Most of you will probably be familiar with the rule/advice "show, don't tell". (Actually, this advice is a little flawed in itself, as outlined in "Bad Character Intros vs Good Character Intros (Writing Advice)" by the YouTube channel "Writer Brandon McNulty", but that would be a whole over topic for another day ). What we are focussing on today, will be the telling aspect. Because, even though, there can be good "tell", when "show" wouldn't work, and then, there's bad "tell", which I will refer to as "recount", but I'll get to that in a bit. To explain what brought be to that distinction, I have to tell you about my experience when writing a short story. I've written it in three parts: The first being the introduction of the unlikable protagonist, ending in the sudden arrival of the antagonist. The third part picks up that plot line and leads to its (somewhat) resolution with an open end. So far, so good. What bugged me, was actually writing the middle part. It's the antagonist's introduction, however, contrary to the protagonist's, it's written as a flashback. And that's where it never felt quite right. Getting the point of the antagonist across properly required me to write a lot of exposition and drop the whole backstory right in front of the readers, because, well, it's a short story after all and we don't have all day. It felt rushed and cramped. But the problem can never be, that it is a short story, but the lack of talent on the author's part or the story just not being the right fit for the short story type in particular. Okay, let's consider, the story can work as a short story. In this case, we have to assume, "tell" is the only was to get that much exposition across, assuming, again, that it is necessary to convey the antagonist's motives. That leads us to the question of what distinguishes "tell" from "recount". You, depending on your linguistic affinity and ability to draw conclusions, might already have an idea. Actually, I came up with this distinction when editing a short story here on GA. There, it occurred to me, that the way, this necessary recollection of the character's past, that drives them in the present, can indeed be done in a good or a bad way. When you have to tell about the character's past, you probably don't want it to be all show, but it makes a difference whether you condense it to "He had done this, and then he had done that, before moving on to a third thing". So, what's the difference, then? It's in how a reader perceives it. It feels pretty matter-of-factly. It doesn't help to relate to the character, because it feels lifeless. Not, that recounting things is always wrong, but doing it at length can rob your story from its soul. Even though, it's a collection of past events, you have to slow it down a little and dive it. It doesn't have to be an all-interactive "show" with tons of dialogue (maybe a few quotes here and there), but it should describe a couple of events with a few more details that people are able to imagine them happening. It's a bit like the difference it makes whether your history teacher makes you remember mere year dates or focuses more on the events and their reasons.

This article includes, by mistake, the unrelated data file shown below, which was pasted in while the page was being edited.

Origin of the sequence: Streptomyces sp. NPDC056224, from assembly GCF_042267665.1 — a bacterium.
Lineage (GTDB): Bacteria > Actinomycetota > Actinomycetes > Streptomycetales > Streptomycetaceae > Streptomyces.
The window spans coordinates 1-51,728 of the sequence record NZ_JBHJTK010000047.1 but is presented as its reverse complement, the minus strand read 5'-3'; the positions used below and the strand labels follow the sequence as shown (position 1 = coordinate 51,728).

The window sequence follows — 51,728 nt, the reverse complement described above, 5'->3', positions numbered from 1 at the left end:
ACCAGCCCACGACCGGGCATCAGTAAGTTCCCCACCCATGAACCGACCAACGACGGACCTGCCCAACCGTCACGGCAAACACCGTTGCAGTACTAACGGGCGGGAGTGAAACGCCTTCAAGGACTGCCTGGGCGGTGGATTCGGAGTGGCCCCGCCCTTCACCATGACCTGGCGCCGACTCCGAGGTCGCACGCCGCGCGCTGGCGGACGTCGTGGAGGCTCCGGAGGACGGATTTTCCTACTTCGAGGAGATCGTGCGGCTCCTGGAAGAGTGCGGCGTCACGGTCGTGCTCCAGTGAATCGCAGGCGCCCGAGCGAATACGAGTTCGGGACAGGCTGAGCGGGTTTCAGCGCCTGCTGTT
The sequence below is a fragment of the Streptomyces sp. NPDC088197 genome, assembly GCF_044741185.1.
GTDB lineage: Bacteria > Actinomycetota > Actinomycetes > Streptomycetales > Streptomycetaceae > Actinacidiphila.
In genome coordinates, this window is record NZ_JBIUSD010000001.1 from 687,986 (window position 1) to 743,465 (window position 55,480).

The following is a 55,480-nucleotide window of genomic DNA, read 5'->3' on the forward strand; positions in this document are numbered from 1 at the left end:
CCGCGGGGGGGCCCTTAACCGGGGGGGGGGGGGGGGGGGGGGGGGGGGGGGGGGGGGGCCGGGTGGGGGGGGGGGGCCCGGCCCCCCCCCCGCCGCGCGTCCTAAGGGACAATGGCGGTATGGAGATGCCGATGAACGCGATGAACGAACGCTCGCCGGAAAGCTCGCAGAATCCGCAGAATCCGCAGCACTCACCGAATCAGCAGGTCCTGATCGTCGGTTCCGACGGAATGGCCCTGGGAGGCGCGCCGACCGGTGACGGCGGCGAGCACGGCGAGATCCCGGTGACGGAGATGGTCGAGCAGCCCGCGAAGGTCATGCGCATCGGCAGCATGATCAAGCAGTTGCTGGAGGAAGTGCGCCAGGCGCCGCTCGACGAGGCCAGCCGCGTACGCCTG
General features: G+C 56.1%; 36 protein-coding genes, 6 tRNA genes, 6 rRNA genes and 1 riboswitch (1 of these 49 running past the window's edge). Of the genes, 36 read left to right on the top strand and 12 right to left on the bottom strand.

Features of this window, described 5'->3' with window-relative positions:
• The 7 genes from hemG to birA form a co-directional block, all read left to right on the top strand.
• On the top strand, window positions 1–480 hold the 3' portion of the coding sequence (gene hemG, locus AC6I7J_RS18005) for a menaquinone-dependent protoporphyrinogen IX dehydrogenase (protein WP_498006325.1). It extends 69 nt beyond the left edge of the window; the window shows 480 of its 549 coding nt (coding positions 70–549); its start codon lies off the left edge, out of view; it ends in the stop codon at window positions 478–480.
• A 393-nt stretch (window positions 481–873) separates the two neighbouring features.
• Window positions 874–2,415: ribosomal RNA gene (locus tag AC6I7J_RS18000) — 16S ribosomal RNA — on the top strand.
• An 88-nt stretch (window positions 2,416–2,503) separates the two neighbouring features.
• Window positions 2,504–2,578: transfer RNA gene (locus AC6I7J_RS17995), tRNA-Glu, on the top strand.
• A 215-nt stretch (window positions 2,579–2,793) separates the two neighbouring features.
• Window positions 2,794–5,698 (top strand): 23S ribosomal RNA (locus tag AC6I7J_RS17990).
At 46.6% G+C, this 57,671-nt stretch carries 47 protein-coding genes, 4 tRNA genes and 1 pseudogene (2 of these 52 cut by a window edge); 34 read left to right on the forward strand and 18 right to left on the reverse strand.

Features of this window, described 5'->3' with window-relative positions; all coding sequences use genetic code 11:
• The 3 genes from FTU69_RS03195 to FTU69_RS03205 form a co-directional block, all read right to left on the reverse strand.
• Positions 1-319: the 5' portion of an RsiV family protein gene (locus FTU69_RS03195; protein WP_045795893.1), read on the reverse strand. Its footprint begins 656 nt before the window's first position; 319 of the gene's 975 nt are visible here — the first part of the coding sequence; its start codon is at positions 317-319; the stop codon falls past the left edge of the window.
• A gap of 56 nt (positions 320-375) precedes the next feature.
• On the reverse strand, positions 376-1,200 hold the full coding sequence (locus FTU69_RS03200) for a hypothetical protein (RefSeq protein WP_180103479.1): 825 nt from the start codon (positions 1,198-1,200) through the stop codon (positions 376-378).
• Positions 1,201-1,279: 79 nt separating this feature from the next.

2. What would you say if I told you that writing is a lot like BDSM? You might tell me that you are not into that—but aren’t you? No, no, that wasn’t an invitation for sex. I wasn’t talking literally but literarily. Okay, let’s clear that up: It’s what we can do emotionally with writing. Usually described as an “emotional roller coaster”. You might say that kind of cruelty only exists in splatter and gore. But it might just be that you’re getting BDSM wrong. When practicing BDSM, you wouldn’t go around slapping random people on the street. This would most likely not result in arousal but in arrest because you are a psycho. BDSM, on the other hand is built on trust and a common goal—even though it’s reached through suffering. But it’s not suffering for the sake of suffering but for pleasure. And that’s what writing is about, too. Without the emotional bonding (not bondage), it would be needless suffering. We, as readers, surrender ourselves to the dominant author—let them play with us as they please. And if they are doing a good job, they keep us in a constant (or recurring) state of excitement, wanting for more. We don’t want them to stop. It’s not a surprise, books also have climaxes. And after a good climax, there’s the equivalent of post-coital tristesse. Just admit it: You like it, too! Yeah, one last thing: Just like kinks, it’s not for everyone but you’d be surprised for how many it is. Even Hitchcock already knew about the value of suspense. His theory is perfectly illustrated in the opening scene of Quentin Tarantino’s “Inglourious basterds” where SS-Standartenführer Hans Landa (known as “the Jew hunter”) interrogates French dairy farmer Perrier LaPadite who hides Jews under his floor—something we are made aware of. If we weren’t, the end of the scene, where Landa fires his gun through the cracks of the floor and kills all the people down there, wouldn’t have remotely the devastating effect it has on us. Even though, Landa’s whole bearing is intimidating, we hope, that the farmer might find a way to convince him that he doesn't have what the Nazi is looking for. As children, what we like and don’t like is quite simple (I know, parents would tell me, it’s not, given the fact that it doesn’t make sense, their child suddenly doesn’t like broccoli anymore), as long as it’s sweets we can eat. When we grow up, our taste buds get more sophisticated: We like coffee, different alcoholic beverages, black tea, dark chocolate. A bitter taste is something, most children cannot appreciate—yet. For a reason, in German we say, literally translated, “sour makes funny”.